Money for Nothing | The Nation


Money for Nothing

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It was the dream of economic development that inspired officials in Caledonia, Minnesota, to give a Dairy Queen franchise a $275,000 tax subsidy in 1996. One problem: The largesse created exactly one job, at $4.50 an hour. The return on public investment wasn't much better in Pennsylvania a year later when the state--led by then-Governor Tom Ridge--and the City of Philadelphia ponied up $307 million worth of incentives to persuade Kvaerner ASA, a Norwegian global construction company, to reopen a section of Philadelphia's moribund shipyard. That created 950 jobs that paid around $50,000 a year--not bad, until you calculate the cost to taxpayers: $323,000 per job.

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About the Author

Bobbi Murray
Bobbi Murray lives in Los Angeles and writes frequently on economic justice issues.

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Like mushrooms after a spring rain, signs pop up at this time of year in hardscrabble urban neighborhoods across the country, promising quick and easy money.

Mercedes-Benz cadged $253 million in state and local incentives in 1993 to build a plant near Tuscaloosa, Alabama. The school in the adjacent small town of Vance lacks the funding to add permanent classrooms to meet capacity, while Mercedes employees enjoy a $30 million training center built at taxpayer expense. The jobs created cost the public $168,000 each.

Despite such boondoggles, it's been accepted as nothing less than gospel that public bodies must give out subsidies to private companies to fuel economic growth. State and municipal leaders dished out an estimated $48.8 billion in subsidies, tax breaks and other incentives to corporations in 1996, the last time the figure was calculated; a more recent figure would likely top $50 billion, says Greg LeRoy, founder of the Washington, DC-based Good Jobs First and author of No More Candy Store: States and Cities Making Job Subsidies Accountable.

The amount of money is even more mind-boggling in light of the fact that much of it is given away no strings attached--without any explicit agreement regarding the numbers and quality of jobs created, or even guidelines on environmental and community impact. "The stuff that corporations call economic development is pretty shabby if you kick the tires," LeRoy says.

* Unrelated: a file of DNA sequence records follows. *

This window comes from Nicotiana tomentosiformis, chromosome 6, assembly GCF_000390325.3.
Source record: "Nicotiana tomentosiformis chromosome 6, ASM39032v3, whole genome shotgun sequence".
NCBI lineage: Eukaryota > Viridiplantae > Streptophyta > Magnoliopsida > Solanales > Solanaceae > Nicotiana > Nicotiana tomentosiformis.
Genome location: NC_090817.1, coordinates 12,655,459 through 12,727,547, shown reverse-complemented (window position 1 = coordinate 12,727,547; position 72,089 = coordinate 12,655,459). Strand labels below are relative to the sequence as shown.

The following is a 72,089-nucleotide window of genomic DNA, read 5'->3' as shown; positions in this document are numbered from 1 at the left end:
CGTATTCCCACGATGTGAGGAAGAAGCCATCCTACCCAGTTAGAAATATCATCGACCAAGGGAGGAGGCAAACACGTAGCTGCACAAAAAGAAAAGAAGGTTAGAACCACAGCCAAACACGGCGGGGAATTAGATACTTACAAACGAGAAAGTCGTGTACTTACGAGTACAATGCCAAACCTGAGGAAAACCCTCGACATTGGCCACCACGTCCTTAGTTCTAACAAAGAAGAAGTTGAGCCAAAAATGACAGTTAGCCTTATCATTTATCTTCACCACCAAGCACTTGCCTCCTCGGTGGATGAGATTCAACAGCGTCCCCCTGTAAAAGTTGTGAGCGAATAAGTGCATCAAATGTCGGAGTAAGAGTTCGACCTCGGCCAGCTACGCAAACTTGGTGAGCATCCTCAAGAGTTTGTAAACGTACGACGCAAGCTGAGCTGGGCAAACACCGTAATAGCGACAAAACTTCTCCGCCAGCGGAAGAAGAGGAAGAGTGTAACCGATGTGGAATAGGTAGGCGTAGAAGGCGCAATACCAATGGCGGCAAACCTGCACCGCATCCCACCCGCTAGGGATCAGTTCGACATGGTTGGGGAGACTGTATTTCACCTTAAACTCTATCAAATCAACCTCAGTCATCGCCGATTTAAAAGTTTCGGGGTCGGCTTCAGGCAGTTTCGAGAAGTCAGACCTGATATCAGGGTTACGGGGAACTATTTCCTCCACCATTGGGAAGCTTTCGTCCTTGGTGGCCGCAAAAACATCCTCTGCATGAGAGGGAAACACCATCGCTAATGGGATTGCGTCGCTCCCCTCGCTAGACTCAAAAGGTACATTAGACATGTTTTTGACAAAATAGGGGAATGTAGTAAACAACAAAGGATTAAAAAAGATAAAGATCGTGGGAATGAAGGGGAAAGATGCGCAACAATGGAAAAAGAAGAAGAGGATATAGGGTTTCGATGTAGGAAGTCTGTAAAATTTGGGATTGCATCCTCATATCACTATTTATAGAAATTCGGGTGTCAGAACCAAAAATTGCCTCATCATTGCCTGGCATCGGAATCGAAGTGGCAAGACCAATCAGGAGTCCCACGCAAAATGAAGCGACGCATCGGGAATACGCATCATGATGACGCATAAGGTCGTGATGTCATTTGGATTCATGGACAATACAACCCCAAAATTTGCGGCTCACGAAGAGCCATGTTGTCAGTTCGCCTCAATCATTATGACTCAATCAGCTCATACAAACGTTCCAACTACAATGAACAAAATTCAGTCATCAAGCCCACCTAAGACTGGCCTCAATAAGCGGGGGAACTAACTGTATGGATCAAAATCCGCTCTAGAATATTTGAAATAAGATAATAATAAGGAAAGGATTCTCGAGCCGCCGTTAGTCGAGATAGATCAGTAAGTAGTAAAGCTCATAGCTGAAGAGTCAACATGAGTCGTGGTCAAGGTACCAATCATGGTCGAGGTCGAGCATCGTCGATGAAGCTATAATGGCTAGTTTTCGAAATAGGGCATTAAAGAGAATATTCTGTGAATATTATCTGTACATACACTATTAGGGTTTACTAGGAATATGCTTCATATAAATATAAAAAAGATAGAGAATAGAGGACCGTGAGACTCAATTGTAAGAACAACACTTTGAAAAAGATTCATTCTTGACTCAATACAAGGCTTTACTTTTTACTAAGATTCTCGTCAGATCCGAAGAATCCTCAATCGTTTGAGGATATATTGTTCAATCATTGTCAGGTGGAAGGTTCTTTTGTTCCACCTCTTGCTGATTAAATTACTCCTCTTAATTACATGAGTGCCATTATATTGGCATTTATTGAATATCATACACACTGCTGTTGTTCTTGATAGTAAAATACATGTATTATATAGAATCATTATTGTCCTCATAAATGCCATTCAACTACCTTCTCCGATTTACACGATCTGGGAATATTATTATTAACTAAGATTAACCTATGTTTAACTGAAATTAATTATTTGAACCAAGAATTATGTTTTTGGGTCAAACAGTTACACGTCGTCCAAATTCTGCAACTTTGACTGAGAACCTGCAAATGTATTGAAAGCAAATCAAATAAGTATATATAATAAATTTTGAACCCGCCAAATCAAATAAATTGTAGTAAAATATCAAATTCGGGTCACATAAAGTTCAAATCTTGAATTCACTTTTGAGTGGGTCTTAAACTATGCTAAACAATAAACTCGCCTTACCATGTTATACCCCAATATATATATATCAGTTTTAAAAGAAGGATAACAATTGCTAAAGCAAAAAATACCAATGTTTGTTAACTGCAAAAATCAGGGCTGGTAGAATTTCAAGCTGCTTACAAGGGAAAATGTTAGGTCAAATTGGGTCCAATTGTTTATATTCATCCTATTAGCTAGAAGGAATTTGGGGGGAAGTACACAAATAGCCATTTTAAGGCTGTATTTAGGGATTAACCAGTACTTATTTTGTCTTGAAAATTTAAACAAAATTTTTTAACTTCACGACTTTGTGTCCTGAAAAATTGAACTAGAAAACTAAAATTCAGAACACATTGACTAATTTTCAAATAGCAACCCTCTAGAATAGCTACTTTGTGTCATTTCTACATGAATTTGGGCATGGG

In the quest for economic development, states and regions lower their expectations on adherence to environmental regulations and what kinds of jobs are created, frantically bidding each other up beyond the limits of reason. Municipalities in Tennessee, Alabama, Arkansas and Mississippi competed for a Toyota plant last year with incentive packages as high as $500 million. Some of the alluring offers included free land and the naming rights for a sports stadium.

In 1998, then-New York City Mayor Rudy Giuliani championed what may be the biggest subsidy package ever--$1.4 billion in enticements to retain the New York Stock Exchange in Manhattan after NYSE officials made noises about moving to New Jersey. That state's Business Employment Incentive Program had successfully lured such big names as Goldman Sachs, Merrill Lynch and JP Morgan from New York City by offering a total of $710 million in inducements over six years.

The taxpayer's tab on the NYSE deal included a $450 million land purchase, $480 million in cash and $160 million in tax incentives. The NYSE plan eventually unraveled and was declared dead this past February, though taxpayers were still in for an estimated $109 million--just to bail out.

Surprisingly, Giuliani's successor, Michael Bloomberg, founder of capital's town crier, Bloomberg News, stood firm against the NYSE decampment threat and has generally been less than enthused about the notion of dishing out money to retain companies in Manhattan. Before being elected he said, "Any company that makes a decision as to where they are going to be based on the tax rate is a company that won't be around very long."

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